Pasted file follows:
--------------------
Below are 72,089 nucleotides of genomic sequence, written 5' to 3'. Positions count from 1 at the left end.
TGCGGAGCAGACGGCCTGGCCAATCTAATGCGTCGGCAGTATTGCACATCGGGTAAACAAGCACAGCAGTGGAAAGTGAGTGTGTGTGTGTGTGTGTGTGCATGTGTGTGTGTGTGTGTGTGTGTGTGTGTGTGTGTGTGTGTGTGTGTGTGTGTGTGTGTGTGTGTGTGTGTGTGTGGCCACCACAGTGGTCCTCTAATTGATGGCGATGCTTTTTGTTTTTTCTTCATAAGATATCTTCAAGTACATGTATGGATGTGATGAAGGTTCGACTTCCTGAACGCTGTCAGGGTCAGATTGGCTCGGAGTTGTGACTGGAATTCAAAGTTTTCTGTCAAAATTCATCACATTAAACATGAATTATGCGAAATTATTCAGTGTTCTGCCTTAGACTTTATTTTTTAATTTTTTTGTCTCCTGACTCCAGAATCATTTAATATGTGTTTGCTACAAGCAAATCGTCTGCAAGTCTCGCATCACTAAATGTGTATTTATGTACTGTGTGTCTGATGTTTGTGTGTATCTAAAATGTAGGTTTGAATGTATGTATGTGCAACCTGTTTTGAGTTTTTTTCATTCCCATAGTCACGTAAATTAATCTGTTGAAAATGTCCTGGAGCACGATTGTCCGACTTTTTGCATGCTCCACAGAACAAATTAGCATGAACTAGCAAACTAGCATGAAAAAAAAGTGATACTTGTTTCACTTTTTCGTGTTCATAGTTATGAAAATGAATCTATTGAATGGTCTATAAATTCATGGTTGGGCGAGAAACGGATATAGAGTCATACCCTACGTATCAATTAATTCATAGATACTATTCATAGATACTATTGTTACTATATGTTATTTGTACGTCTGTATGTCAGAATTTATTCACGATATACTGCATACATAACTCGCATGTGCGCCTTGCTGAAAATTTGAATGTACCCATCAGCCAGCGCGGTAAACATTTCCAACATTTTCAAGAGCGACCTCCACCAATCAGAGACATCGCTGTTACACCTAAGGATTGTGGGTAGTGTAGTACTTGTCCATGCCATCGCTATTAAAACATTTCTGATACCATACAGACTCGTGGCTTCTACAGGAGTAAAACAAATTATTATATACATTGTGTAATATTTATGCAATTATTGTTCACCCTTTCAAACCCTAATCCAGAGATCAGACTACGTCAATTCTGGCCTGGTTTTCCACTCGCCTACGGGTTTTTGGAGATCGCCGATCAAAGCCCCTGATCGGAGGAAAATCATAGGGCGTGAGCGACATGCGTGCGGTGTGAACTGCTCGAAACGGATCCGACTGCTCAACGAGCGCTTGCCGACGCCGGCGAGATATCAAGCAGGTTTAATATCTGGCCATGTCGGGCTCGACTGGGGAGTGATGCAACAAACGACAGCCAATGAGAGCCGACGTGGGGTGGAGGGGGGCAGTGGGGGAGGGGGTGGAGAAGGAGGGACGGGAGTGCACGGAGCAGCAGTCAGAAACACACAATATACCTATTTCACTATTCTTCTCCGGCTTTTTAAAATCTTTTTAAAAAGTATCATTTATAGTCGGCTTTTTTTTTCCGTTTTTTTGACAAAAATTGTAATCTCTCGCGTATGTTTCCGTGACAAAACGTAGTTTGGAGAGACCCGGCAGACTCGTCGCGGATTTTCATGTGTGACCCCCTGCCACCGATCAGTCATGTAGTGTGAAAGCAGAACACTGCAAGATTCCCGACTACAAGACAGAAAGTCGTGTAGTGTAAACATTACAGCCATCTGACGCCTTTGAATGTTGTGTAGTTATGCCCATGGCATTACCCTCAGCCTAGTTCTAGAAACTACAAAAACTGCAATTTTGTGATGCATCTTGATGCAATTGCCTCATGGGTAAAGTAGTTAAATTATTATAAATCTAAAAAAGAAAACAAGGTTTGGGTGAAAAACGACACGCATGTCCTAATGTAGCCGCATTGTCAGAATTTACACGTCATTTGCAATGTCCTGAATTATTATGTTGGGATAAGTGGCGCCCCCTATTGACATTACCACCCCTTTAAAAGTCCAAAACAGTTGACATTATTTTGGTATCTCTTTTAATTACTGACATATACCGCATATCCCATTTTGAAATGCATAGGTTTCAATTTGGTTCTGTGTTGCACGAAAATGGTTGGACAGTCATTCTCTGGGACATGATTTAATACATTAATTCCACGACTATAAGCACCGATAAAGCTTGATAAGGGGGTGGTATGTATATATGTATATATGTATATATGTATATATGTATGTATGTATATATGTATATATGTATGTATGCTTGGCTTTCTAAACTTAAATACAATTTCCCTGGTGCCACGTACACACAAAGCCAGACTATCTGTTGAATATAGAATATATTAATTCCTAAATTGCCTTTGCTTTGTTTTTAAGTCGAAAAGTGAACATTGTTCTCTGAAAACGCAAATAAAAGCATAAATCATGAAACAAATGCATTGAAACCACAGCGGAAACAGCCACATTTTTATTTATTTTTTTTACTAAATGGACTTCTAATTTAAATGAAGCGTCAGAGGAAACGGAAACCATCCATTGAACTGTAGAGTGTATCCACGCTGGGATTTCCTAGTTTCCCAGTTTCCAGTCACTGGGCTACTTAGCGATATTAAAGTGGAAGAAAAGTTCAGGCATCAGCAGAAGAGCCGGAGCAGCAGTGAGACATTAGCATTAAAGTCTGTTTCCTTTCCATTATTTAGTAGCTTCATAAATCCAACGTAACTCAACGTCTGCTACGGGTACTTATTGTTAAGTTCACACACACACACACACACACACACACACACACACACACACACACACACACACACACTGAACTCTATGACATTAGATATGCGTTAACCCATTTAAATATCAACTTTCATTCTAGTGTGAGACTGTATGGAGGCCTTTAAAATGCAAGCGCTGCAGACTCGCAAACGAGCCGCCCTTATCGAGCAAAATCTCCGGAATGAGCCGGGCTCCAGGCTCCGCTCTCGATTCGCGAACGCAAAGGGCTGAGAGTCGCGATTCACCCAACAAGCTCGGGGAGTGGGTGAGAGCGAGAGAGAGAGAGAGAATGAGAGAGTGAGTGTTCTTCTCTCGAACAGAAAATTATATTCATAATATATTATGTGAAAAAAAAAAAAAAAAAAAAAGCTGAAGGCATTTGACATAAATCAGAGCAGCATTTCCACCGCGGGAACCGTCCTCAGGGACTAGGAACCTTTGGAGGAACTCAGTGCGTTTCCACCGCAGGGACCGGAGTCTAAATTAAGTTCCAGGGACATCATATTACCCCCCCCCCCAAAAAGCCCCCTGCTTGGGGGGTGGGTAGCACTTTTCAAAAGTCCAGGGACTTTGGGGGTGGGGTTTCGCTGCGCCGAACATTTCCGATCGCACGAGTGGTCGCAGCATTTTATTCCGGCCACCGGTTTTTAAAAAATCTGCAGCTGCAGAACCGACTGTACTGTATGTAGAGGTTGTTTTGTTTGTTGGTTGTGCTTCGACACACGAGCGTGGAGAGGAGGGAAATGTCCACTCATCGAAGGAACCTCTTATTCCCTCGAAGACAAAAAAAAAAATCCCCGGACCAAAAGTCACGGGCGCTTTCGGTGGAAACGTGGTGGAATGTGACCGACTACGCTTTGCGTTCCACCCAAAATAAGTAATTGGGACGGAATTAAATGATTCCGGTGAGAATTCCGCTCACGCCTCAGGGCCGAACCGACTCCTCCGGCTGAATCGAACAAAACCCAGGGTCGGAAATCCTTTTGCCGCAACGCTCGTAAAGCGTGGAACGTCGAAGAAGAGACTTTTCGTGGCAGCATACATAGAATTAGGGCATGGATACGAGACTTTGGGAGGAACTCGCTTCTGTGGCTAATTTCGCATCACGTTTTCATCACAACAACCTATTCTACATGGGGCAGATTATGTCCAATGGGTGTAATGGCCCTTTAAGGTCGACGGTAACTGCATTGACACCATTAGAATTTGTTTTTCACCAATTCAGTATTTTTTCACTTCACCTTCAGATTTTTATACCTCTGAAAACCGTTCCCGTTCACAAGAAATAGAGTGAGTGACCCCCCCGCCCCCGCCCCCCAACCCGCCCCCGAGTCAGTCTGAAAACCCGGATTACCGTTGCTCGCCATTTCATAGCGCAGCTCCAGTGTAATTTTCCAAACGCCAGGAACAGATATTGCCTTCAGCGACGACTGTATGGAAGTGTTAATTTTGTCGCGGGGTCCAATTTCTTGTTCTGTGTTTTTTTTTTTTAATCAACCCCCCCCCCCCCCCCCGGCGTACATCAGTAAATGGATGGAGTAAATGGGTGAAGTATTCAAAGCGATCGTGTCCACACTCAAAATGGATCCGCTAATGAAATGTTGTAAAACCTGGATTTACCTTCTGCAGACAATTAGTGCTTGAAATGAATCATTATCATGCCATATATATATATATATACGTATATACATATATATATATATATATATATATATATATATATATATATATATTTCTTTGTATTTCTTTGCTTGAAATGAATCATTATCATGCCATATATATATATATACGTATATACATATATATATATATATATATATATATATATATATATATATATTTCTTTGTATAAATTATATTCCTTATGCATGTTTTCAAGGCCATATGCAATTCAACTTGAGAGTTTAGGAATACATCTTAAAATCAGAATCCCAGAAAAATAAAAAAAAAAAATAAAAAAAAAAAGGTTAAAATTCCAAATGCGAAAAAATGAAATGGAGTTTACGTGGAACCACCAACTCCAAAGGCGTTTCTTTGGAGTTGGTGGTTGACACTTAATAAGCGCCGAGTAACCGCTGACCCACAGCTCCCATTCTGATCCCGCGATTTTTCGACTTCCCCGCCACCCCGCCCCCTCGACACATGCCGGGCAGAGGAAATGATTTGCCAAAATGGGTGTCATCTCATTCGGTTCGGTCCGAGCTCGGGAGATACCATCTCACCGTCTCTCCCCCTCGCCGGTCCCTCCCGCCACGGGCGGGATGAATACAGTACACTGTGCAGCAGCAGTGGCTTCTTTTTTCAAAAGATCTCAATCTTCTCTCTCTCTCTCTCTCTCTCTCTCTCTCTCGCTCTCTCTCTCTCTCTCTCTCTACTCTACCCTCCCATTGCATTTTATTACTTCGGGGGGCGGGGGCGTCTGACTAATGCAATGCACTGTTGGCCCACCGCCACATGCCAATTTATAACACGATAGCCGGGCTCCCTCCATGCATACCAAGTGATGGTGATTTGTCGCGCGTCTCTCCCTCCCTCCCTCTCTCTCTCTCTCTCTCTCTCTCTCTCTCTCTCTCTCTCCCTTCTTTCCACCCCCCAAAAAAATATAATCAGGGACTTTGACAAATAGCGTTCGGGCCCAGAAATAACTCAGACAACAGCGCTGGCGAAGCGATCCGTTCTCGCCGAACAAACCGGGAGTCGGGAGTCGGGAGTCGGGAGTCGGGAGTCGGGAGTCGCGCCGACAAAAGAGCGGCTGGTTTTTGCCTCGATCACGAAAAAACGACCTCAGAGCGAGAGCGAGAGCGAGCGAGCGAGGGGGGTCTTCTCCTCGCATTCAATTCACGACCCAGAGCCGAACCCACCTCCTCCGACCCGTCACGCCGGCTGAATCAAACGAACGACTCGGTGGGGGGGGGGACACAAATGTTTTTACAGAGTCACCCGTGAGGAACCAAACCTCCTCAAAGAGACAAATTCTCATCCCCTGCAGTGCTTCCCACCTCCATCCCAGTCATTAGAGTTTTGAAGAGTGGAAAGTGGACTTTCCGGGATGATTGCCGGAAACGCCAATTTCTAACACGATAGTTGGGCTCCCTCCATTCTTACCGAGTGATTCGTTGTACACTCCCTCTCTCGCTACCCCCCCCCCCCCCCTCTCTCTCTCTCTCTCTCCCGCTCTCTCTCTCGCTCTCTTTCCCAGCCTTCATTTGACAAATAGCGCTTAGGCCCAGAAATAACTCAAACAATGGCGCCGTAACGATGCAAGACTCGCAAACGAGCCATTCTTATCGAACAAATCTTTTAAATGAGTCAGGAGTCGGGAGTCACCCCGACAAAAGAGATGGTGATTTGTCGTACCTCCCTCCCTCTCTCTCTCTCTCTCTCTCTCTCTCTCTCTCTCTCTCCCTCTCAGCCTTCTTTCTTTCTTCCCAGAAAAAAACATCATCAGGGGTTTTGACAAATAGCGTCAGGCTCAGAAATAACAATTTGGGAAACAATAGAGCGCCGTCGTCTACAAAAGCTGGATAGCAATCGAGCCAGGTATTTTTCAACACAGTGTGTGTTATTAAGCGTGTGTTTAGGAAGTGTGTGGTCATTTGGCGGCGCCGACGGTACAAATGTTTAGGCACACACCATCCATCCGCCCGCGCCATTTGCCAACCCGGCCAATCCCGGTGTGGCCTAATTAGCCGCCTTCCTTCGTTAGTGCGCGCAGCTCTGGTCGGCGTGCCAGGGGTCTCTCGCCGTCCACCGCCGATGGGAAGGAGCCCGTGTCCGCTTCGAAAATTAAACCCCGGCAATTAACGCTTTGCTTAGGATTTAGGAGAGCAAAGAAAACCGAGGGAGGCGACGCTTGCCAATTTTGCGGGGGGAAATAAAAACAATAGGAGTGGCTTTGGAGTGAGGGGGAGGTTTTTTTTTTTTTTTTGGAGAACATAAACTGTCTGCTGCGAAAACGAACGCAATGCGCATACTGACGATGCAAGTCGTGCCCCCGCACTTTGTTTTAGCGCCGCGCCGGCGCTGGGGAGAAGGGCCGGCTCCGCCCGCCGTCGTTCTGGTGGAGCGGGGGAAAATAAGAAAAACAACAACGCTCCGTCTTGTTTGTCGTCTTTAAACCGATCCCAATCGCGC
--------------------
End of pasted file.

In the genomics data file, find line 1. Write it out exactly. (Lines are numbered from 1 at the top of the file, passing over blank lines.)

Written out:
Below are 72,089 nucleotides of genomic sequence, written 5' to 3'. Positions count from 1 at the left end.